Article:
- The service is not enabled by default, so users need to set it up in all regions for all their AWS accounts. For those with a considerable number of AWS accounts, this can result in significant effort.
AWS Cost Explorer and CloudWatch
It is also a good idea to take a look at Cost explorer once in a while and check whether we are charging our account unnecessarily. Billing information cannot provide a complete picture. But you can use the AWS Cost Explorer to slice your AWS cost by both AWS services, regions, and tags (if enabled). This can give you a starting point of where to further explore manually with AWS Config or Resource Explorer.
You can also leverage AWS CloudWatch to identify which resources are generating metrics so no resource goes untracked.
AWS Resource Explorer
AWS Resource Explorer is a service released last year that allows you to explore and discover the resources in your AWS account. It allows you to view, search, and filter the resources across all regions and services in your AWS account. The service is free of charge, making it a great alternative to other resource discovery mechanisms, such as AWS Config.
Resource Explorer was built with cross-region support from the very beginning. However, the list of resource types that can be discovered with Resource Explorer is quite short and does not support searching across multiple accounts inside an organization (It only works on an AWS account scope).
As such, you may want to consider alternative options that are more user-friendly and offer a more intuitive way to manage your resources on AWS.
Komiser is an open-source cloud-agnostic asset inventory. It integrates with multiple cloud providers, builds a cloud asset inventory, and helps you break down your cost at the resource level.
Komiser comes with a resource inventory feature where you can have an active resource inventory of all your cloud resources along with relevant information such as source account, region, cost, and the tags that are applied to it. You can analyze cloud resource utilization and costs based on specific criteria, such as teams, applications, or cost centers. This approach enables the creation of custom views for engineering, finance, and product teams and promotes accountability for cloud expenses.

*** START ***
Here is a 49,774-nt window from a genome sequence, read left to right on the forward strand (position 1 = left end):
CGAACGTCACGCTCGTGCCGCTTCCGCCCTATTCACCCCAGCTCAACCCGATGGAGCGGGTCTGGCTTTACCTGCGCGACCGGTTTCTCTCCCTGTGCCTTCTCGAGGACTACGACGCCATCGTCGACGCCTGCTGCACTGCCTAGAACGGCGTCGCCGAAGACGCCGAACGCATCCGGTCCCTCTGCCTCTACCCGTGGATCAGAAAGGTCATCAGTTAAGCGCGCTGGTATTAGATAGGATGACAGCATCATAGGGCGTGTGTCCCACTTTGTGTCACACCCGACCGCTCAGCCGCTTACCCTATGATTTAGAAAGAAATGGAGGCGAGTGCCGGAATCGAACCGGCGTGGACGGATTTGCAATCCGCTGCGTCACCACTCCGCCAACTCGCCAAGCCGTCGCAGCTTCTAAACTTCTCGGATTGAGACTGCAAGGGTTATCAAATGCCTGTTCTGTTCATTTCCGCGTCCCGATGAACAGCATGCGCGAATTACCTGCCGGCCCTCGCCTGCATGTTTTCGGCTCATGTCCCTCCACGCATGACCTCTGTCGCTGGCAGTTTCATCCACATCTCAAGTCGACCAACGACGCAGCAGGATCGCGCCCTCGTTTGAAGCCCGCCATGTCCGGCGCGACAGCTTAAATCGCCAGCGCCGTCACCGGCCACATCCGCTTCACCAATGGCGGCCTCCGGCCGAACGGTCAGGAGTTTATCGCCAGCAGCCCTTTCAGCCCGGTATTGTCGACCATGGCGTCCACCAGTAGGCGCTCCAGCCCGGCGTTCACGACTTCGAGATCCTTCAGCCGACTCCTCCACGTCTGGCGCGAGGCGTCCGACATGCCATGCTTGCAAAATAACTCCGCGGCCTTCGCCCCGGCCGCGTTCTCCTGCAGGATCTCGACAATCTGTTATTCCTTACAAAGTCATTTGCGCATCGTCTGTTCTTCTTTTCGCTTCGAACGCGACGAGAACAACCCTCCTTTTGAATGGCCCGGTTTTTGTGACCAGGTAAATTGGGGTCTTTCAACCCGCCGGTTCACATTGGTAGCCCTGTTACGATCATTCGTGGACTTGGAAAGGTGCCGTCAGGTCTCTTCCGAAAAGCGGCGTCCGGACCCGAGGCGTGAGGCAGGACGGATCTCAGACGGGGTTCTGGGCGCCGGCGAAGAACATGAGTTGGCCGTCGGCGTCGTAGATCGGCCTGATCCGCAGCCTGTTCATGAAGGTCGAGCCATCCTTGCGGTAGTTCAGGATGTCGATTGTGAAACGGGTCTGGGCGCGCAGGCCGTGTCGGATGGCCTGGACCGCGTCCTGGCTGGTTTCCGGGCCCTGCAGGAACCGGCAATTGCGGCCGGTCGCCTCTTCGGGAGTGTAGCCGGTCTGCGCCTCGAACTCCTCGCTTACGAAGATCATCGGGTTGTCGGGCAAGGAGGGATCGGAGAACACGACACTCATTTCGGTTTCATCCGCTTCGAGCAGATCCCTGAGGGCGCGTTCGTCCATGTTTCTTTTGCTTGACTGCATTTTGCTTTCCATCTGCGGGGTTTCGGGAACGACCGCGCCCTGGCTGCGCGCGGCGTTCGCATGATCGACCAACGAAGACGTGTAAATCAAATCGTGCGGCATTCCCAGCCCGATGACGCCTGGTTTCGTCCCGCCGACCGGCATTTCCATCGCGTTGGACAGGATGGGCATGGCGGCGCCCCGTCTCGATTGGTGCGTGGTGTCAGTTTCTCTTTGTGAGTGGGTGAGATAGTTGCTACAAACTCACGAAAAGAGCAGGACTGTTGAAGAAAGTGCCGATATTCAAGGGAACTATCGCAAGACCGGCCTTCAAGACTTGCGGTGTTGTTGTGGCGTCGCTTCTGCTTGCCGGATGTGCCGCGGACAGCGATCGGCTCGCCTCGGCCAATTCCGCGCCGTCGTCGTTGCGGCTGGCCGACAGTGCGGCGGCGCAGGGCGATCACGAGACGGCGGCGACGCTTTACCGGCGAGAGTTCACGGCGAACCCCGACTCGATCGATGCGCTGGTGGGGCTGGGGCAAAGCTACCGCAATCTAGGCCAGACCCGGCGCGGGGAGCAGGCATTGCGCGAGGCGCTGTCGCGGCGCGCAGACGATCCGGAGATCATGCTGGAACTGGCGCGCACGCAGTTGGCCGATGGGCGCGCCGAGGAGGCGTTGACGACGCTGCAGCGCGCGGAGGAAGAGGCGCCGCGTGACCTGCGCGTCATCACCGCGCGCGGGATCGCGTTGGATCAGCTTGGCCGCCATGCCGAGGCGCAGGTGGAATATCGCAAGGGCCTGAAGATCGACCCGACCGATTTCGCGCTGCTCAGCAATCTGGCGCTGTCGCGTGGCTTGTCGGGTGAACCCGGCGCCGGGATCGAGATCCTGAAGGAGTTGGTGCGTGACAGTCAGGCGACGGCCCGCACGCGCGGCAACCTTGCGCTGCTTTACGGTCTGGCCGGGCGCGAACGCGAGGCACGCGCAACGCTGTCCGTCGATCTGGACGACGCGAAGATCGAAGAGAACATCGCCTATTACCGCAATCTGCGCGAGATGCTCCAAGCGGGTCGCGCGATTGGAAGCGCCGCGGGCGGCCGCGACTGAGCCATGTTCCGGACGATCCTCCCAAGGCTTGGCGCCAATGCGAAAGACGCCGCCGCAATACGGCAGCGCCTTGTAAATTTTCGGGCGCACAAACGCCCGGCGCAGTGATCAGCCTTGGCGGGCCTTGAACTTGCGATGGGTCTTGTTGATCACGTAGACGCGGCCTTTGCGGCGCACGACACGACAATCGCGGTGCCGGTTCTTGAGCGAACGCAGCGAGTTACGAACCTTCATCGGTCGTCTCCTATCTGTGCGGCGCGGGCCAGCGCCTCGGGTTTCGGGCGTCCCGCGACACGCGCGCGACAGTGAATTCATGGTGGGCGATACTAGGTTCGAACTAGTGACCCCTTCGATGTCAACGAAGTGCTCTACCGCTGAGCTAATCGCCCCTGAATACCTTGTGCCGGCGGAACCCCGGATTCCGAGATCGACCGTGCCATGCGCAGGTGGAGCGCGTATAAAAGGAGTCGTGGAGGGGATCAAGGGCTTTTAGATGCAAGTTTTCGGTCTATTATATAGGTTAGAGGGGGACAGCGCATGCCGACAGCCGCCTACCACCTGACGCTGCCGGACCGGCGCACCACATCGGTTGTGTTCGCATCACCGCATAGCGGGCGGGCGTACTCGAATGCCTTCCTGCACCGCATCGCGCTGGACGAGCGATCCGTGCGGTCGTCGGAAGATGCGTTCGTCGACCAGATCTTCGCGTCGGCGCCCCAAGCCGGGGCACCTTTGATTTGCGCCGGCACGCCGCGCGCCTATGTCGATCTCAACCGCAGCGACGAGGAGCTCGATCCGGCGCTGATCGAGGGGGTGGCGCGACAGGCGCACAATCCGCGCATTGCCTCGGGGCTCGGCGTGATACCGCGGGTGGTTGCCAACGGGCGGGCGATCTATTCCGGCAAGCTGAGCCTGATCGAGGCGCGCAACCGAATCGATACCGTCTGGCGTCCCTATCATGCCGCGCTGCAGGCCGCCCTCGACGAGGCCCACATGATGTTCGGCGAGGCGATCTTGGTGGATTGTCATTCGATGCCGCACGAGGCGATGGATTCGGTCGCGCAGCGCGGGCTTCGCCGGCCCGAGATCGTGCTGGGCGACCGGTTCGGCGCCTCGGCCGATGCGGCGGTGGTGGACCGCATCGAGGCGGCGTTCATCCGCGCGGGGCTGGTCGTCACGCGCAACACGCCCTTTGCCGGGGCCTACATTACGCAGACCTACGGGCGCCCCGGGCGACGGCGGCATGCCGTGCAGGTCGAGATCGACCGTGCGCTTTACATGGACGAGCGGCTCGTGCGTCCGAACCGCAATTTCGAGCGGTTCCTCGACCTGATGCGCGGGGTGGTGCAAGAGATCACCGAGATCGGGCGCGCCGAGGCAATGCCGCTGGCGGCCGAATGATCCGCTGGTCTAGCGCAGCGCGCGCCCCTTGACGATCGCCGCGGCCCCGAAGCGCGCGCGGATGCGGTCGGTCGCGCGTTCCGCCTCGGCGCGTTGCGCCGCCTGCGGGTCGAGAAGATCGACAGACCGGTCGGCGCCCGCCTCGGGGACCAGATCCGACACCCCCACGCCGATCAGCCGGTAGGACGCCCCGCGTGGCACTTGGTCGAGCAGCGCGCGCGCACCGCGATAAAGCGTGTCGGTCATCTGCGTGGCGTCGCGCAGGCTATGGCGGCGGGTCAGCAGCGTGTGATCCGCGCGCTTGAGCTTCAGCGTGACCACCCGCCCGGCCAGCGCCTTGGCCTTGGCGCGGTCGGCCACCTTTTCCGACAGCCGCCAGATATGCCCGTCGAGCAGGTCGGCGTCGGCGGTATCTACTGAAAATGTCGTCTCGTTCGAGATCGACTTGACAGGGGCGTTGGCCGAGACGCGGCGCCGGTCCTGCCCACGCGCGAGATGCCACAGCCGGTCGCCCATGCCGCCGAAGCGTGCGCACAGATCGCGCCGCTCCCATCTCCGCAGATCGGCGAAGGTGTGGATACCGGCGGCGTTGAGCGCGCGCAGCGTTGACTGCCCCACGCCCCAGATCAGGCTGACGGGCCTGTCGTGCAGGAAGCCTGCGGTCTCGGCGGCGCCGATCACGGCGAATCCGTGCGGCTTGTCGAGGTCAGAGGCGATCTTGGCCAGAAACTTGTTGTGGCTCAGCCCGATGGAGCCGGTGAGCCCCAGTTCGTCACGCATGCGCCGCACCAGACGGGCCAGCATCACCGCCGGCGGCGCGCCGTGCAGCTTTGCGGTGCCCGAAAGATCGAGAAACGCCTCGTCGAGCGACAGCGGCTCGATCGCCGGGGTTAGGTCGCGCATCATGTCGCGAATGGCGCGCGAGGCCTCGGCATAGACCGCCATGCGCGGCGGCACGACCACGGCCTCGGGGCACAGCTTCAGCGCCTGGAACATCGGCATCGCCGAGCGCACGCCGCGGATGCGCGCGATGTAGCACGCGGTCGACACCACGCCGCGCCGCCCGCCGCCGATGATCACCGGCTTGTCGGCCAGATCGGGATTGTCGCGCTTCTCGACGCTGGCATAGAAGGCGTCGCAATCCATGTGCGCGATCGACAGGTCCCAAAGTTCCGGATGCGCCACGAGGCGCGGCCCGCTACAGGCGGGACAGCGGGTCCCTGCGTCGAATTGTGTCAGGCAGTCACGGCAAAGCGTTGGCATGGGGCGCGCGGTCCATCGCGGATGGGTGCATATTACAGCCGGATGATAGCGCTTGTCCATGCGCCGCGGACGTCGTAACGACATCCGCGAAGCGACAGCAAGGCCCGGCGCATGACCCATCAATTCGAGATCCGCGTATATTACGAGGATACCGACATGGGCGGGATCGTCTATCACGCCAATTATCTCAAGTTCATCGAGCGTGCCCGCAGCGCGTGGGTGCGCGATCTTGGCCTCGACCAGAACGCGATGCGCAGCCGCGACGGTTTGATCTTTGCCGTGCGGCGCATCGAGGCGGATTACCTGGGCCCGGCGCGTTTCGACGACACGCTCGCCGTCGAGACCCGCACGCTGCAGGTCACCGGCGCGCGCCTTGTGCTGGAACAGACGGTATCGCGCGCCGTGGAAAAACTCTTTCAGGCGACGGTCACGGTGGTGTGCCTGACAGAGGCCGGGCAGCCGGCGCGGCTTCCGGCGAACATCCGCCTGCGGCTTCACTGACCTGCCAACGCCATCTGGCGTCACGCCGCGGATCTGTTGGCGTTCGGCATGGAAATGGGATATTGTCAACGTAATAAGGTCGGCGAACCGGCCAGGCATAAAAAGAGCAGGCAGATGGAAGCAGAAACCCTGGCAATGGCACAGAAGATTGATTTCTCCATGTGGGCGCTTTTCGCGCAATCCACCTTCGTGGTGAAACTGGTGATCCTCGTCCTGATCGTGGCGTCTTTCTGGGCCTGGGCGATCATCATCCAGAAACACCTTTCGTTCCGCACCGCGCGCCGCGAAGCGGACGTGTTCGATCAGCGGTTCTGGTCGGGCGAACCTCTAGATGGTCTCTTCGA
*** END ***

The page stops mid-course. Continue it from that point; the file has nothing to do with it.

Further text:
As you’re moving to a multi-cloud model, you would need a single place where you can manage all your cloud resources. By integrating with several cloud service providers (currently supporting AWS, Azure, Oracle, DigitalOcean, Civo, Tencent Linode, Kubernetes, and Scaleway), Komiser can swiftly generate your cloud asset inventory. This allows you to utilize its powerful filter system to uncover idle resources and wasted costs across all your cloud accounts and regions. Consequently, supported resources have nowhere to hide, and there is no way they will slip under the radar. As soon as the resource inventory is fetched, all regions will show exactly what they are holding. The resources come to you in a sense, so there’s no more tab switching or console hoping to make sure you didn’t miss anything.
Having an asset inventory of your AWS resources is crucial to uncover optimization opportunities and answering questions about your infrastructure. AWS has some good services but as the number of resources increases and you shift toward multi-cloud you might want to check out something like Komiser that does it all.
Regardless if you are a Developer, DevOps, or Cloud engineer. Dealing with the cloud can be tough at times, especially on your own. If you are using Komiser and want to share your thoughts doubts and insights with other cloud practitioners feel free to join our Tailwarden discord server. Where you will find tips, community calls, and much more.